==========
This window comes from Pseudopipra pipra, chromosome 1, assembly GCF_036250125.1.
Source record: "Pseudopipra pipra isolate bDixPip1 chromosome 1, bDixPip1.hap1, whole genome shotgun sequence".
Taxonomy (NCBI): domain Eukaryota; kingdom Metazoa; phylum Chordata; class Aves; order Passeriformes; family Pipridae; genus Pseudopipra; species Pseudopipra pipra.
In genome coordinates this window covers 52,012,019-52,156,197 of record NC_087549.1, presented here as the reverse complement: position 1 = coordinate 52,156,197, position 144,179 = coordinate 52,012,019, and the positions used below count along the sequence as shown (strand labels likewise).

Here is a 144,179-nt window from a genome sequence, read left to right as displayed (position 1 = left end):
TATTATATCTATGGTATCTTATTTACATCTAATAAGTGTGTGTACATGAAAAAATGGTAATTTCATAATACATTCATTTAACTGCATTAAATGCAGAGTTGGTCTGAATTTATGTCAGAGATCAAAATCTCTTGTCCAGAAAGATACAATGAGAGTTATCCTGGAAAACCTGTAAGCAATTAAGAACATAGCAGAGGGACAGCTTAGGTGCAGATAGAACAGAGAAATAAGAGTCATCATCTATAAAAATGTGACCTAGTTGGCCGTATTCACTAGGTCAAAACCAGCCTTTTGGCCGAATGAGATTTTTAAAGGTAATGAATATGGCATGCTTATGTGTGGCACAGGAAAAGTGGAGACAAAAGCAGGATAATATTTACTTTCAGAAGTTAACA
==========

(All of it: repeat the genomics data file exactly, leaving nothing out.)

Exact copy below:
This window comes from Pseudopipra pipra, chromosome 1, assembly GCF_036250125.1.
Source record: "Pseudopipra pipra isolate bDixPip1 chromosome 1, bDixPip1.hap1, whole genome shotgun sequence".
Taxonomy (NCBI): domain Eukaryota; kingdom Metazoa; phylum Chordata; class Aves; order Passeriformes; family Pipridae; genus Pseudopipra; species Pseudopipra pipra.
In genome coordinates this window covers 52,012,019-52,156,197 of record NC_087549.1, presented here as the reverse complement: position 1 = coordinate 52,156,197, position 144,179 = coordinate 52,012,019, and the positions used below count along the sequence as shown (strand labels likewise).

Here is a 144,179-nt window from a genome sequence, read left to right as displayed (position 1 = left end):
TATTATATCTATGGTATCTTATTTACATCTAATAAGTGTGTGTACATGAAAAAATGGTAATTTCATAATACATTCATTTAACTGCATTAAATGCAGAGTTGGTCTGAATTTATGTCAGAGATCAAAATCTCTTGTCCAGAAAGATACAATGAGAGTTATCCTGGAAAACCTGTAAGCAATTAAGAACATAGCAGAGGGACAGCTTAGGTGCAGATAGAACAGAGAAATAAGAGTCATCATCTATAAAAATGTGACCTAGTTGGCCGTATTCACTAGGTCAAAACCAGCCTTTTGGCCGAATGAGATTTTTAAAGGTAATGAATATGGCATGCTTATGTGTGGCACAGGAAAAGTGGAGACAAAAGCAGGATAATATTTACTTTCAGAAGTTAACA